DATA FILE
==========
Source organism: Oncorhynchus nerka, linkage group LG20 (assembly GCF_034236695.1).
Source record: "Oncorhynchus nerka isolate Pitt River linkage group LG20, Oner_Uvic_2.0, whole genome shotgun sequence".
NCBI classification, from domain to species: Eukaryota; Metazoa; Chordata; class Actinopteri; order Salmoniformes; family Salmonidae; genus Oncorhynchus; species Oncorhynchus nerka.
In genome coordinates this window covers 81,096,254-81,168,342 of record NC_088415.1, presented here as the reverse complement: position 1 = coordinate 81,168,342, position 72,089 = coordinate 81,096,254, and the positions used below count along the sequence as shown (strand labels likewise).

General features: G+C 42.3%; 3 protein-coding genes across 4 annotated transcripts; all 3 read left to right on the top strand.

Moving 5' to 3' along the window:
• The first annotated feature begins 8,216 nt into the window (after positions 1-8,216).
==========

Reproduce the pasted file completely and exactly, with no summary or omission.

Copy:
Source organism: Oncorhynchus nerka, linkage group LG20 (assembly GCF_034236695.1).
Source record: "Oncorhynchus nerka isolate Pitt River linkage group LG20, Oner_Uvic_2.0, whole genome shotgun sequence".
NCBI classification, from domain to species: Eukaryota; Metazoa; Chordata; class Actinopteri; order Salmoniformes; family Salmonidae; genus Oncorhynchus; species Oncorhynchus nerka.
In genome coordinates this window covers 81,096,254-81,168,342 of record NC_088415.1, presented here as the reverse complement: position 1 = coordinate 81,168,342, position 72,089 = coordinate 81,096,254, and the positions used below count along the sequence as shown (strand labels likewise).

General features: G+C 42.3%; 3 protein-coding genes across 4 annotated transcripts; all 3 read left to right on the top strand.

Moving 5' to 3' along the window:
• The first annotated feature begins 8,216 nt into the window (after positions 1-8,216).